Well, dude, what about the CHOKING?  I always get nerdily excited about answering this question... The Short Version follows thusly:  If given food cut into the proper size, a BLW baby is no more likely to choke than a spoon-fed baby. But I'm not letting y'all off that easy... LONG VERSION: Babies' gag reflexes are much closer to the front of their mouths than adults'.  When babies are allowed to feed themselves, they learn how to gauge appropriately-sized bites.  If they bite off more than they can safely swallow, that gag reflex is ready to expel the too-big-bite before it gets anywhere near their throat.  As they grow and progress, the gag reflex moves backwards.  {THIS IS FASCINATING TO ME.} Some gagging with BLW is normal and to be expected as your child learns what their mouth can handle.  We haven't experienced too much gagging, but I do see L spit out food that she isn't able to swallow all the time. Again, we always keep a close eye on her while she's eating in case we need to take a swipe at a renegade food chunk.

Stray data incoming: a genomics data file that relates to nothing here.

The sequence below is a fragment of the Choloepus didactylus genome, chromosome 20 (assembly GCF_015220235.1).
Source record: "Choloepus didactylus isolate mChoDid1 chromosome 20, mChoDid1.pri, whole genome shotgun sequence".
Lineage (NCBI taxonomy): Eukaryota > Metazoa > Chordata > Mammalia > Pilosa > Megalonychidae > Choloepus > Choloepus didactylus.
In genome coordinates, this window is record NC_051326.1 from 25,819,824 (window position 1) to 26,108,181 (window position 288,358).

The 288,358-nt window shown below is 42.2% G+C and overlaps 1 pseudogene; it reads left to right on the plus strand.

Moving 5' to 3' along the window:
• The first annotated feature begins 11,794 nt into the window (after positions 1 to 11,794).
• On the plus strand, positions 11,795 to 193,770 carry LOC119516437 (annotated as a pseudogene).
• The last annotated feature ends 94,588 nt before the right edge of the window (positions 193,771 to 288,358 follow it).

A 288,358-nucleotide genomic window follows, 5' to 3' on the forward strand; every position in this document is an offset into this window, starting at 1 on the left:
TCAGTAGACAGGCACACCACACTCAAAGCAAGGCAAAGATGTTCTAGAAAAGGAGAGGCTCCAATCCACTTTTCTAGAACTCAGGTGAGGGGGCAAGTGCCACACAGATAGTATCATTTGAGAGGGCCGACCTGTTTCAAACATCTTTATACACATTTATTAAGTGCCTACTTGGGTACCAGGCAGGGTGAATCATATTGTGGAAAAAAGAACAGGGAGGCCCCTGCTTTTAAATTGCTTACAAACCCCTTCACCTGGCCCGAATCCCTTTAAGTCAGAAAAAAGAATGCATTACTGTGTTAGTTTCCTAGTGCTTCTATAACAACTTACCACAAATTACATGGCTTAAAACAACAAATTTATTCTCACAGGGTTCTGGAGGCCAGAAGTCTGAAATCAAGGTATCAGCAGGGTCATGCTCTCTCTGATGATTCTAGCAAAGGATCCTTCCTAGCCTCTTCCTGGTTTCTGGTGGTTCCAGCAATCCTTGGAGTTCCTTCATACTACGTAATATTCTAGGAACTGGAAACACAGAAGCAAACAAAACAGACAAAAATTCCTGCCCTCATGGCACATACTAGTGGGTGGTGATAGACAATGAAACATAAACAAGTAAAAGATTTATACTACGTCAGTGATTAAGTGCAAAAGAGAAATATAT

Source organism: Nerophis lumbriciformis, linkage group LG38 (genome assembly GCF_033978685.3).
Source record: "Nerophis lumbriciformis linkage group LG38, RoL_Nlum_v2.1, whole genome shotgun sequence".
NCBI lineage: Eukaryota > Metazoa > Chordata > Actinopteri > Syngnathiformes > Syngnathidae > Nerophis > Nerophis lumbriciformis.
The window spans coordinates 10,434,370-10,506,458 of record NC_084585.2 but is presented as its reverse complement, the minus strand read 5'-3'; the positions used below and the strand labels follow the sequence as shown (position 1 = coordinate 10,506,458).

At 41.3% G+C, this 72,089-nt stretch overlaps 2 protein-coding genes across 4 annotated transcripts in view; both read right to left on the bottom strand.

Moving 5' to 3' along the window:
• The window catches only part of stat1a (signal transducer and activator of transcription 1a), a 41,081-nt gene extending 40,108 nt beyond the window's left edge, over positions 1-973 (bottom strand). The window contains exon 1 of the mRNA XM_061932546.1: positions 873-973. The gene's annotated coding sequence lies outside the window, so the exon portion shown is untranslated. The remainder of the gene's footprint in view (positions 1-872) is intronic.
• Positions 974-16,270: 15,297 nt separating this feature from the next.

#munchkinmeals waffle w/ hummus, grilled zucchini, cherry tomatoes, applesauce #babyledweaning

How do you prepare L's food? What foods did you start with? Do I need to be concerned about allergies?  Again, with the simplicity of it all...